Tourists Continue to Take Serious Risks for Selfies on Dubrovnik Walls

Lauren Simmonds

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As Poslovni Dnevnik writes, praise the heights but stick to the ground, goes the old saying. It’s something that most people believe should be firmly plastered onto the pages or on the website of each and every tourism guide or website in Croatia. Even if that happened, it wouldn’t guarantee that awkward falls from rocks, walls and other locations wouldn’t occur, reports local Dubrovnik portal Dubrovacki. The first to go for a tumble are usually, of course, tourists who aren’t on familiar terms with Dubrovnik’s varying tricky altitudes, as evidenced by two falls of foreigners in less than one week.

The first to feel the unpleasant effects of gravity was a drunk 30-year-old German who fell down from the Revelin wall after a night out drinking, just before dawn. He is believed to have lost his balance, fallen down onto the ground below from a height of 3 metres and injured his head, fortunately without fatal consequences. A young foreigner, who was rescued by Lokrum firefighters a few days later near Golub’s cave (Pigeon’s cave), also got on the wrong side of gravity. This girl was on a kayak tour, climbed up a cliff and fell awkwardly down onto her back, slamming it painfully against the unforgiving rocks below. Lokrum’s firefighters transported her by dinghy to the port, where an ambulance picked her up and took her for treatment to the Dubrovnik General Hospital.

Unfortunately, the stunning green uninhabited oasis of Lokrum which lies a mere 600 metres from Dubrovnik’s coastline is a common location for falls and other injuries. The head of the Fire Protection Service, Vlaho Brautovic, pointed out that on the island of Lokrum, due to the large fluctuation of tourists visiting it, injuries happen every single day.

“Last year we opened later on due to the coronavirus pandemic, so there were fewer injuries, but back in 2018 and 2019, almost no day passed without people getting scratches, stings, falling over, some being foreigners, some being locals from the Dubrovnik area. From our side, we make sure that all critical places are properly fenced. However, it should be taken into account that the area of this island spans a huge ​​72 hectares, so falls are always going to happen regardless of our efforts,” said Brautovic for Dubrovacki.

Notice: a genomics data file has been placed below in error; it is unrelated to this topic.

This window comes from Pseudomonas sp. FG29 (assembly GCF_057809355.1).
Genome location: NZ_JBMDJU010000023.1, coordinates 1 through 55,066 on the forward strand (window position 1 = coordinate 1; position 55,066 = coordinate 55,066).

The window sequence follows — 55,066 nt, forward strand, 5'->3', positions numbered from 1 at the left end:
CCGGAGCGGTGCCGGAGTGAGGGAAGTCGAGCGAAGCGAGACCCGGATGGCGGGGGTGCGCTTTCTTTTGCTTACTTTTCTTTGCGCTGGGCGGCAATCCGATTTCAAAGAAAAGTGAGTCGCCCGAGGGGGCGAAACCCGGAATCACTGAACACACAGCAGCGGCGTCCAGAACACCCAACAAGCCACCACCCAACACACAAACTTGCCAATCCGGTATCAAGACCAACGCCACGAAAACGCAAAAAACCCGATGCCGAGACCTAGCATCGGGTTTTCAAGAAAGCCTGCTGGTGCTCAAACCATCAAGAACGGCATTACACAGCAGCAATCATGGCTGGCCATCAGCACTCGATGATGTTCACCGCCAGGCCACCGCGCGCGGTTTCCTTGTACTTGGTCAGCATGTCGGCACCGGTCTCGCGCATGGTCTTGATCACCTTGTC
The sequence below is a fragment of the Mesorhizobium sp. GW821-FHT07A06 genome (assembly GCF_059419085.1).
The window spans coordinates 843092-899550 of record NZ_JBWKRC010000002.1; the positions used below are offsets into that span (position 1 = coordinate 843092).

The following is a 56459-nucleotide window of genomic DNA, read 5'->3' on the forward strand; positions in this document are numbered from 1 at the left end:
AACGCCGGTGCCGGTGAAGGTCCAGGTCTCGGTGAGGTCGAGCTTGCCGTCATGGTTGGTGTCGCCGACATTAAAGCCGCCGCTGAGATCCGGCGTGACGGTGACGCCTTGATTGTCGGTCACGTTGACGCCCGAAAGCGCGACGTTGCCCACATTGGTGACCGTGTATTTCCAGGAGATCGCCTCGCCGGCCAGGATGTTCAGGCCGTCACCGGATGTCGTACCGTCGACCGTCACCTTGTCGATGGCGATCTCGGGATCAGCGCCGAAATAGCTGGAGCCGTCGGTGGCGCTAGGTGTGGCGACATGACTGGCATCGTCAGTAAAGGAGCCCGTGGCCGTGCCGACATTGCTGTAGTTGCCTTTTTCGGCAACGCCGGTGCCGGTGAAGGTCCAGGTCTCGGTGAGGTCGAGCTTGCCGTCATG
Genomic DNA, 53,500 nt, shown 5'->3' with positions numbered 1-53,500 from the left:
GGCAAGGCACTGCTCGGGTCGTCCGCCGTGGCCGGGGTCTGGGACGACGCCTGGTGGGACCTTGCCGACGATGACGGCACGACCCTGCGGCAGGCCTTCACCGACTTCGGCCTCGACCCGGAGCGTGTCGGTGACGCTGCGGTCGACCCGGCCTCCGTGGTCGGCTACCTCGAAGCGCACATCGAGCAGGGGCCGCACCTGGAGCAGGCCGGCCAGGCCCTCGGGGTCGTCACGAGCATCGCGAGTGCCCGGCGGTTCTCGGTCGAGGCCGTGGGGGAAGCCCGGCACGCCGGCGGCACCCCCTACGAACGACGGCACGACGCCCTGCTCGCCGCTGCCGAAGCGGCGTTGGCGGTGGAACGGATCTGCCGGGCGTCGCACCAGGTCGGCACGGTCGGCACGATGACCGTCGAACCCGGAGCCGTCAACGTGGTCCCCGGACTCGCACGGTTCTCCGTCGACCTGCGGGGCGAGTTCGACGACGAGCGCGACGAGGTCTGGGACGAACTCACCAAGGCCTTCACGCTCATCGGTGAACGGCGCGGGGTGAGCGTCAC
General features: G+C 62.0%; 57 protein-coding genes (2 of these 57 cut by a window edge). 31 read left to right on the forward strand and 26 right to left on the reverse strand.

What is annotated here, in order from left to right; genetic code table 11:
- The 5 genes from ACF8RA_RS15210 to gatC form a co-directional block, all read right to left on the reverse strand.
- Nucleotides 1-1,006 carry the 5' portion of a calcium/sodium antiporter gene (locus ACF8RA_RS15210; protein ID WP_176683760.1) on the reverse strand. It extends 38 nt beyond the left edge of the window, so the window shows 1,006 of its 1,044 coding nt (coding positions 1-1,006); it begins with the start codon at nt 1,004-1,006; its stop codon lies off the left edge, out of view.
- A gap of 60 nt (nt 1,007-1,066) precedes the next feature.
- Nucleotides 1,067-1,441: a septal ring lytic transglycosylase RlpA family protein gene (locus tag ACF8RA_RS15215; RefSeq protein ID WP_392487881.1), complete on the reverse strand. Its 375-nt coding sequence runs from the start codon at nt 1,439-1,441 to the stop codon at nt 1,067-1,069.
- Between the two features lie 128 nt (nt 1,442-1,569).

Apart from the Lokrum Reserve, the imposing Dubrovnik walls are certainly a point of increased risk to safety, health, and life.

”Every summer, we’re horrified by seeing of young tourists taking selfies from the edge of the fortress plastered all over portals and social media. But such adventurers are, thankfully, more the exception than the rule,” said Maro Kapovic, secretary of the Society of Friends of Dubrovnik Antiquities, which takes care of the Dubrovnik walls.

“All visitors are warned that when they go on a tour of the Dubrovnik walls, they do so at their own risk. In all critical places, our warnings of the dangers that threaten them if they lean over or try to climb are highlighted. We’re doing everything we can to prevent injuries and deaths. Night visits to the Dubrovnik walls aren’t possible precisely in order to avoid falls and injuries to young people who often walk around drunk in the late hours, like the German who fell from down from Revelin’s wall the other day.

Of course there will always be people who want to take pictures at a precarious height or walk along the edge of the walls, that’s the law of large numbers, in good years one million and 300 thousand tourists come and walk the Dubrovnik walls, which are longer than 2 kilometres in total, so someone just has to cause an incident. However, it’s still a rarity,” concluded Kapovic.

For more, check out our dedicated lifestyle section.


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